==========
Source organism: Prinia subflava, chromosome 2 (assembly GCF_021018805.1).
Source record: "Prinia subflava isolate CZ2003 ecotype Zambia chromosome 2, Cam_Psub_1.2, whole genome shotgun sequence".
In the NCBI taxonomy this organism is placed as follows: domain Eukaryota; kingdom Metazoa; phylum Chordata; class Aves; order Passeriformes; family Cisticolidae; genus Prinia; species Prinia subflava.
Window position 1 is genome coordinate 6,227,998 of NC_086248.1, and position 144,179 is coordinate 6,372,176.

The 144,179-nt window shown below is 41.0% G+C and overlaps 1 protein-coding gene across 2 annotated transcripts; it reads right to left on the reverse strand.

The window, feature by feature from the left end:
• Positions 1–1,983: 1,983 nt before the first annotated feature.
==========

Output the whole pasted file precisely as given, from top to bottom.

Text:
Source organism: Prinia subflava, chromosome 2 (assembly GCF_021018805.1).
Source record: "Prinia subflava isolate CZ2003 ecotype Zambia chromosome 2, Cam_Psub_1.2, whole genome shotgun sequence".
In the NCBI taxonomy this organism is placed as follows: domain Eukaryota; kingdom Metazoa; phylum Chordata; class Aves; order Passeriformes; family Cisticolidae; genus Prinia; species Prinia subflava.
Window position 1 is genome coordinate 6,227,998 of NC_086248.1, and position 144,179 is coordinate 6,372,176.

The 144,179-nt window shown below is 41.0% G+C and overlaps 1 protein-coding gene across 2 annotated transcripts; it reads right to left on the reverse strand.

The window, feature by feature from the left end:
• Positions 1–1,983: 1,983 nt before the first annotated feature.